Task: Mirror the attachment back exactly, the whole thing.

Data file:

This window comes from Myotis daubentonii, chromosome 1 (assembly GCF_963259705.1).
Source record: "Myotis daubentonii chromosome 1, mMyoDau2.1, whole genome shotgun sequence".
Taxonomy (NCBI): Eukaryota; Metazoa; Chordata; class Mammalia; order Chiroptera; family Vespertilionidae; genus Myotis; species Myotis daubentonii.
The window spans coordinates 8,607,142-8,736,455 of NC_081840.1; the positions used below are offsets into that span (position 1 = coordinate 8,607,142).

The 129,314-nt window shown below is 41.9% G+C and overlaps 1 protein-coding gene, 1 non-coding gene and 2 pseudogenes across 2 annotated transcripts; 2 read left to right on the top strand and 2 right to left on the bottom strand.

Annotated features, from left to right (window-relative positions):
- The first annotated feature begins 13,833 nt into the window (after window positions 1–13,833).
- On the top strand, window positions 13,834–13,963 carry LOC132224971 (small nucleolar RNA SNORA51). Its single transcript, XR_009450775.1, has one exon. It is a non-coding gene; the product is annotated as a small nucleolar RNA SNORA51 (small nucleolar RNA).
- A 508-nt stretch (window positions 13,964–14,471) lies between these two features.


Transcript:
This window comes from Myotis daubentonii, chromosome 1 (assembly GCF_963259705.1).
Source record: "Myotis daubentonii chromosome 1, mMyoDau2.1, whole genome shotgun sequence".
Taxonomy (NCBI): Eukaryota; Metazoa; Chordata; class Mammalia; order Chiroptera; family Vespertilionidae; genus Myotis; species Myotis daubentonii.
The window spans coordinates 8,607,142-8,736,455 of NC_081840.1; the positions used below are offsets into that span (position 1 = coordinate 8,607,142).

The 129,314-nt window shown below is 41.9% G+C and overlaps 1 protein-coding gene, 1 non-coding gene and 2 pseudogenes across 2 annotated transcripts; 2 read left to right on the top strand and 2 right to left on the bottom strand.

Annotated features, from left to right (window-relative positions):
- The first annotated feature begins 13,833 nt into the window (after window positions 1–13,833).
- On the top strand, window positions 13,834–13,963 carry LOC132224971 (small nucleolar RNA SNORA51). Its single transcript, XR_009450775.1, has one exon. It is a non-coding gene; the product is annotated as a small nucleolar RNA SNORA51 (small nucleolar RNA).
- A 508-nt stretch (window positions 13,964–14,471) lies between these two features.